• Ladle into bowls and add a small pat of butter to the top of each.

Notes

I tend to like things spicy, so I often add a few dashes of habanero or ghost chile sauce to the soup. 

Baked beans are always a favorite, and they are really easy to make. This recipe delivers a whole pan full for very little money.

Easy Baked Beans

Slow-baked to develop full, rich flavor. This dish can be thrown together in minutes, and left alone to bake with no fuss.
Prep Time15 mins
Cook Time4 hrs
Course: Main Course
Cuisine: American
Keyword: Easy Baked Beans
Servings: 8 Servings
Calories: 392kcal
Author: Don Herman

Ingredients

  • 1 lb Navy Beans Cleaned, sorted and soaked overnight, or boiled for two minutes and left to stand for one hour. Reserve liquid.
  • 1/2 cup Molasses
  • 1/4 cup Ketchup
  • 1 tsp Dry Mustard
  • 2 tsp Salt
  • 1/4 tsp Pepper
  • 1 med Onion chopped
  • 2 slices Bacon Cooked and chopped
  • Reserved bean liquid to cover

Instructions

  • In the soaking liquid, bring the beans to a boil, then simmer until tender – about 1 1/2 hours.
  • Preheat oven to 300F
  • Combine all ingredients in a 2 quart covered casserole. (Or use foil).
  • Bake for 4 hours, adding liquid occasionally if needed. After two hours, remove the cover or foil and continue baking until beans are very tender.

Notes

For extra zing, add about 2 to 3 tsp of chili powder to the dish before baking.

Mexican spices make this dish fun and delicious! And it feeds an army! Keeps well, too.

Black Bean With Chicken Casserole

A tasty twist on a Mexican staple. Hearty black beans, chicken, cheese and spices, baked together for a dish that can feed an army. Freezes well, too.
Prep Time25 mins
Cook Time45 mins
Total Time1 hr 10 mins
Course: Main Course
Cuisine: Mexican
Keyword: Black Bean and Chicken Casserole
Servings: 12 Servings
Calories: 410kcal
Author: Don Herman

Ingredients

  • 1 lg Green Pepper chopped
  • 1 lg Onion chopped
  • 2 cloves Garlic chopped
  • 15 oz Salsa I use fresh market salsa
  • 1 tbsp Cumin ground
  • 1 tsp Salt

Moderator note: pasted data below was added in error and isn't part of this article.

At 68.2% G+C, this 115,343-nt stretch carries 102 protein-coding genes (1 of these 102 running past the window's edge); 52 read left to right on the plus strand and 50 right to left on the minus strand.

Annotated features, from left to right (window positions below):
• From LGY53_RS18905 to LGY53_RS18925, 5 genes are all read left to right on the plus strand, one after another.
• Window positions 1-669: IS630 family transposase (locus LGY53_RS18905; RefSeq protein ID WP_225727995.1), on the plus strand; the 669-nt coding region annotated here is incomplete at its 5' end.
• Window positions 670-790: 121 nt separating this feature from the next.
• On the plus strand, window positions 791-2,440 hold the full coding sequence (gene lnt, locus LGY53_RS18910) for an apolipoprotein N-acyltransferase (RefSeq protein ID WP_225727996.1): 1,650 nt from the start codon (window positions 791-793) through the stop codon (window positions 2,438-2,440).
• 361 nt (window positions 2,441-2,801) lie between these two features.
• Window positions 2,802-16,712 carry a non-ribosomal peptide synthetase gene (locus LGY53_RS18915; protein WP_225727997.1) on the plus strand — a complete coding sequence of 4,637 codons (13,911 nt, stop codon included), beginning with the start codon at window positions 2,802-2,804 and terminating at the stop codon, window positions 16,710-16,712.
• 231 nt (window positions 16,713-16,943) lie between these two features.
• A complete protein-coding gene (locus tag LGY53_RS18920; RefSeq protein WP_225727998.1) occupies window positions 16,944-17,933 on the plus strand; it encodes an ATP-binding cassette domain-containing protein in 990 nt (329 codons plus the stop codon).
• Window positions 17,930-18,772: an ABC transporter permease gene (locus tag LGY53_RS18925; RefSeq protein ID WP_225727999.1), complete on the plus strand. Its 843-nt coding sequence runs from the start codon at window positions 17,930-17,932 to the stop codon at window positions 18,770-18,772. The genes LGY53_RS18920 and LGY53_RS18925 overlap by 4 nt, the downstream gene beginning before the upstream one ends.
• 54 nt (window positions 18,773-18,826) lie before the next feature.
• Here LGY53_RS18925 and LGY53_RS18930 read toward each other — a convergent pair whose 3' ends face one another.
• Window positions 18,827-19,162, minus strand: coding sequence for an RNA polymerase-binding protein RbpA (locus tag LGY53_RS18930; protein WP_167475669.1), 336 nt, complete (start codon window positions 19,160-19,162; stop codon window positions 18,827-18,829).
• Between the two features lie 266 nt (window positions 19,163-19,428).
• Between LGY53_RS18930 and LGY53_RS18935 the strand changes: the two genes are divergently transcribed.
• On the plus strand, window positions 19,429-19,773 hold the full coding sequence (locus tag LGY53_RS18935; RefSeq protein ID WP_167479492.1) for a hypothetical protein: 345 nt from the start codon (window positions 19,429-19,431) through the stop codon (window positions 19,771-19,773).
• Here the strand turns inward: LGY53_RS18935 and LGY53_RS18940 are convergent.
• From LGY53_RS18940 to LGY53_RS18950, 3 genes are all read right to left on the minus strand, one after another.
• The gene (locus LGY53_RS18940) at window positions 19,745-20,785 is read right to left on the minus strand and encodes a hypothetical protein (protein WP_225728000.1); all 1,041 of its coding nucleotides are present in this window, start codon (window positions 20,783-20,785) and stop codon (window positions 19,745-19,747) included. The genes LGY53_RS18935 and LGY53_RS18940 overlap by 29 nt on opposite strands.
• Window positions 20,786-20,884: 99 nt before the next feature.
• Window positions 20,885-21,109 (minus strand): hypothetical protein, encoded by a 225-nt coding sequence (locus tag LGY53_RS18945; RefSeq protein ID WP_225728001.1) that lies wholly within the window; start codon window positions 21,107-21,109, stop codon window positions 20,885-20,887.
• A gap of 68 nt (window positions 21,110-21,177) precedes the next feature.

• 1 tsp Pepper
  • 1 tsp Red Pepper Flakes
  • 1 lb Chicken Breast boneless, skinless, cubed to 1/2"
  • 1/2 lb Black Beans Cleaned, sorted and soaked overnight, or boiled for two minutes and left to stand for one hour.
  • 4 cups Cheese Mexican blend, shredded
  • 2 16 oz Diced tomatoes, canned

Instructions

  • If using dried beans, soak them in water overnight in a covered pot.
  • In the same pot, bring the beans to a boil, then simmer for 1 1/2 hours until soft.
  • Preheat oven to 350F.
  • Saute green pepper, onion and garlic in oil for a few minutes, until onion begins to turn translucent. Add all ingredients except cheese and heat to a boil, then simmer for 10 minutes
  • Place bean mixture in greased, lidded casserole and top with cheese.
  • Place cover on casserole (or use foil) and bake for 30 minutes. Remove cover and bake for another 10 to 15 minutes, or until cheese is bubbly.
  • Remove and let stand for 10 minutes. Serve with fresh tortillas, sour cream and chopped lettuce.

Questions, suggestions or comments? Please leave a note below!

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4 Comments

  1. Hi there, 

    I was looking on the net for some bean recipes, and that’s how I found your website. I like the first recipe on the list. The soup. It seems to be very easy to do, and it looks delicious. For sure I am going to try this weekend. I do have two questions, though. The first one is, can I replace butter with olive oil? I have high cholesterol, so I need to be careful. And the second question is, can I freeze the beans after having cooked them? I always cook too much food and when I don’t have the choice, I throw it, which is a pity.
    Thank you in advance!

    1. Both good questions. Yes, you can certainly replace the butter with olive oil – that’s a great choice. And yes, beans are the easiest thing in the world to freeze and they thaw perfectly. If you’re freezing just the beans, you can throw them in a freezer ziplock baggie and then just break a piece off whenever you need some.

  2. This article caught my interest because I had put some beans to do an overnight soak two night ago. Yesterday when i took them up to cook for my stew they were all so mushy and undefined, that i was wondering if there was a better method of preparation. From what you said here it seems I shouldn’t soak so long, rather prepare it from earlier in the day. Thanks for this article

    1. Yes, two days is way too long. They will keep absorbing water and eventually burst. Around 8 to 12 hours is the max you should go just for soaking.